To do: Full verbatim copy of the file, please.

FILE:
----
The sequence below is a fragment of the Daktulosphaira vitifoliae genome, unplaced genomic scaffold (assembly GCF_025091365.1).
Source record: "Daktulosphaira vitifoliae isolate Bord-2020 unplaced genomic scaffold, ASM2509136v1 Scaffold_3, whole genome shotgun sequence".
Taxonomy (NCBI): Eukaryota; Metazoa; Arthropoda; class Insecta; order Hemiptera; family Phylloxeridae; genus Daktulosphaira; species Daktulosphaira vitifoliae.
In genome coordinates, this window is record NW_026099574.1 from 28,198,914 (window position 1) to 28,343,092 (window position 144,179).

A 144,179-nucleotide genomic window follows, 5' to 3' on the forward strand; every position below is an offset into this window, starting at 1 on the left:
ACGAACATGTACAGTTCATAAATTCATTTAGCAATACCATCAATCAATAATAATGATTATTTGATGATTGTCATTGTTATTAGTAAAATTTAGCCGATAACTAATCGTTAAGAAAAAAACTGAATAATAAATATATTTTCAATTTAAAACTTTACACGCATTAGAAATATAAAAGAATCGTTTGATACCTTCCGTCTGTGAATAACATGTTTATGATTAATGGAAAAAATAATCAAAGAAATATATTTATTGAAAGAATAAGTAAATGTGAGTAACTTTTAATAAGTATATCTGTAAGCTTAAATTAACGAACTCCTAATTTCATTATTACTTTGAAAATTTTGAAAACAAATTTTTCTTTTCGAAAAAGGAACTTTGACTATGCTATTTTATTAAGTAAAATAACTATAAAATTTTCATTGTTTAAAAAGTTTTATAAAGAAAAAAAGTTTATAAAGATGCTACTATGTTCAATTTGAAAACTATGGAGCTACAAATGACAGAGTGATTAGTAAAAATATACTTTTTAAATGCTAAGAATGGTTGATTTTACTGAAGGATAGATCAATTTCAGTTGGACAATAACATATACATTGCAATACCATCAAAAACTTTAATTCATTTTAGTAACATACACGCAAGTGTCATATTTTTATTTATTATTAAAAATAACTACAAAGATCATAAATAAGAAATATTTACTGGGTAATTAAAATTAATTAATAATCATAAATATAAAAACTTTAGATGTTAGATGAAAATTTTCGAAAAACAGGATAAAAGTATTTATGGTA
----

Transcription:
The sequence below is a fragment of the Daktulosphaira vitifoliae genome, unplaced genomic scaffold (assembly GCF_025091365.1).
Source record: "Daktulosphaira vitifoliae isolate Bord-2020 unplaced genomic scaffold, ASM2509136v1 Scaffold_3, whole genome shotgun sequence".
Taxonomy (NCBI): Eukaryota; Metazoa; Arthropoda; class Insecta; order Hemiptera; family Phylloxeridae; genus Daktulosphaira; species Daktulosphaira vitifoliae.
In genome coordinates, this window is record NW_026099574.1 from 28,198,914 (window position 1) to 28,343,092 (window position 144,179).

A 144,179-nucleotide genomic window follows, 5' to 3' on the forward strand; every position below is an offset into this window, starting at 1 on the left:
ACGAACATGTACAGTTCATAAATTCATTTAGCAATACCATCAATCAATAATAATGATTATTTGATGATTGTCATTGTTATTAGTAAAATTTAGCCGATAACTAATCGTTAAGAAAAAAACTGAATAATAAATATATTTTCAATTTAAAACTTTACACGCATTAGAAATATAAAAGAATCGTTTGATACCTTCCGTCTGTGAATAACATGTTTATGATTAATGGAAAAAATAATCAAAGAAATATATTTATTGAAAGAATAAGTAAATGTGAGTAACTTTTAATAAGTATATCTGTAAGCTTAAATTAACGAACTCCTAATTTCATTATTACTTTGAAAATTTTGAAAACAAATTTTTCTTTTCGAAAAAGGAACTTTGACTATGCTATTTTATTAAGTAAAATAACTATAAAATTTTCATTGTTTAAAAAGTTTTATAAAGAAAAAAAGTTTATAAAGATGCTACTATGTTCAATTTGAAAACTATGGAGCTACAAATGACAGAGTGATTAGTAAAAATATACTTTTTAAATGCTAAGAATGGTTGATTTTACTGAAGGATAGATCAATTTCAGTTGGACAATAACATATACATTGCAATACCATCAAAAACTTTAATTCATTTTAGTAACATACACGCAAGTGTCATATTTTTATTTATTATTAAAAATAACTACAAAGATCATAAATAAGAAATATTTACTGGGTAATTAAAATTAATTAATAATCATAAATATAAAAACTTTAGATGTTAGATGAAAATTTTCGAAAAACAGGATAAAAGTATTTATGGTA